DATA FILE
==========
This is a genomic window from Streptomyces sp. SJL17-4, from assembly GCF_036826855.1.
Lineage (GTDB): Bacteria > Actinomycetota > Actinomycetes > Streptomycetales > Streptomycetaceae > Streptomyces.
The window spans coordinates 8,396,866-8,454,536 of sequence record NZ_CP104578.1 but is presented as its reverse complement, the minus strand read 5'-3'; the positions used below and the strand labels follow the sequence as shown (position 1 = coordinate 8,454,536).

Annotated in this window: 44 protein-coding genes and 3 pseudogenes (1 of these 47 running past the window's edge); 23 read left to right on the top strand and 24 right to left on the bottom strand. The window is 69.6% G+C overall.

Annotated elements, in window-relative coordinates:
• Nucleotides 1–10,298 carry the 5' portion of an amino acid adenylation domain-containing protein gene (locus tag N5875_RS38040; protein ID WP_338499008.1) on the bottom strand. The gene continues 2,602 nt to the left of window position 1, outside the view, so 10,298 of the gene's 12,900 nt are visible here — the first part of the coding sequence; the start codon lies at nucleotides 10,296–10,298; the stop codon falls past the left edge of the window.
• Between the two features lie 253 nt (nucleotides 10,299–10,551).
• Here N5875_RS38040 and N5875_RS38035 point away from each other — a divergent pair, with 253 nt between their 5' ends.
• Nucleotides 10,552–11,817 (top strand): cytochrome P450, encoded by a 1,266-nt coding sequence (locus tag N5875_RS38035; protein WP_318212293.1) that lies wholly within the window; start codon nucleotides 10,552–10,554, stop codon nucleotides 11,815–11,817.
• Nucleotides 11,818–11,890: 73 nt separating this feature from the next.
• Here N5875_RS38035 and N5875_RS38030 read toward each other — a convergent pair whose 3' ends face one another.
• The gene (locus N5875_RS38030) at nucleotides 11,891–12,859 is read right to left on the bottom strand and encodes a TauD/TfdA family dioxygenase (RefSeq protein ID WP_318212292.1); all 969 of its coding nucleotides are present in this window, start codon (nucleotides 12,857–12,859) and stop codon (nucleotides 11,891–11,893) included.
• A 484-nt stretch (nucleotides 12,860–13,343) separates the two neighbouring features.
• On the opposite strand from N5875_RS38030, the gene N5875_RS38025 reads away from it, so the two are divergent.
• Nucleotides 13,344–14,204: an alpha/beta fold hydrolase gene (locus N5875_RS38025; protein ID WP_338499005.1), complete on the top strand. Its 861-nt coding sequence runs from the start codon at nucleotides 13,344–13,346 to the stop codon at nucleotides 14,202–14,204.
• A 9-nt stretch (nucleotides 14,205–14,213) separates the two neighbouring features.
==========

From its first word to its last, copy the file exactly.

This is a genomic window from Streptomyces sp. SJL17-4, from assembly GCF_036826855.1.
Lineage (GTDB): Bacteria > Actinomycetota > Actinomycetes > Streptomycetales > Streptomycetaceae > Streptomyces.
The window spans coordinates 8,396,866-8,454,536 of sequence record NZ_CP104578.1 but is presented as its reverse complement, the minus strand read 5'-3'; the positions used below and the strand labels follow the sequence as shown (position 1 = coordinate 8,454,536).

Annotated in this window: 44 protein-coding genes and 3 pseudogenes (1 of these 47 running past the window's edge); 23 read left to right on the top strand and 24 right to left on the bottom strand. The window is 69.6% G+C overall.

Annotated elements, in window-relative coordinates:
• Nucleotides 1–10,298 carry the 5' portion of an amino acid adenylation domain-containing protein gene (locus tag N5875_RS38040; protein ID WP_338499008.1) on the bottom strand. The gene continues 2,602 nt to the left of window position 1, outside the view, so 10,298 of the gene's 12,900 nt are visible here — the first part of the coding sequence; the start codon lies at nucleotides 10,296–10,298; the stop codon falls past the left edge of the window.
• Between the two features lie 253 nt (nucleotides 10,299–10,551).
• Here N5875_RS38040 and N5875_RS38035 point away from each other — a divergent pair, with 253 nt between their 5' ends.
• Nucleotides 10,552–11,817 (top strand): cytochrome P450, encoded by a 1,266-nt coding sequence (locus tag N5875_RS38035; protein WP_318212293.1) that lies wholly within the window; start codon nucleotides 10,552–10,554, stop codon nucleotides 11,815–11,817.
• Nucleotides 11,818–11,890: 73 nt separating this feature from the next.
• Here N5875_RS38035 and N5875_RS38030 read toward each other — a convergent pair whose 3' ends face one another.
• The gene (locus N5875_RS38030) at nucleotides 11,891–12,859 is read right to left on the bottom strand and encodes a TauD/TfdA family dioxygenase (RefSeq protein ID WP_318212292.1); all 969 of its coding nucleotides are present in this window, start codon (nucleotides 12,857–12,859) and stop codon (nucleotides 11,891–11,893) included.
• A 484-nt stretch (nucleotides 12,860–13,343) separates the two neighbouring features.
• On the opposite strand from N5875_RS38030, the gene N5875_RS38025 reads away from it, so the two are divergent.
• Nucleotides 13,344–14,204: an alpha/beta fold hydrolase gene (locus N5875_RS38025; protein ID WP_338499005.1), complete on the top strand. Its 861-nt coding sequence runs from the start codon at nucleotides 13,344–13,346 to the stop codon at nucleotides 14,202–14,204.
• A 9-nt stretch (nucleotides 14,205–14,213) separates the two neighbouring features.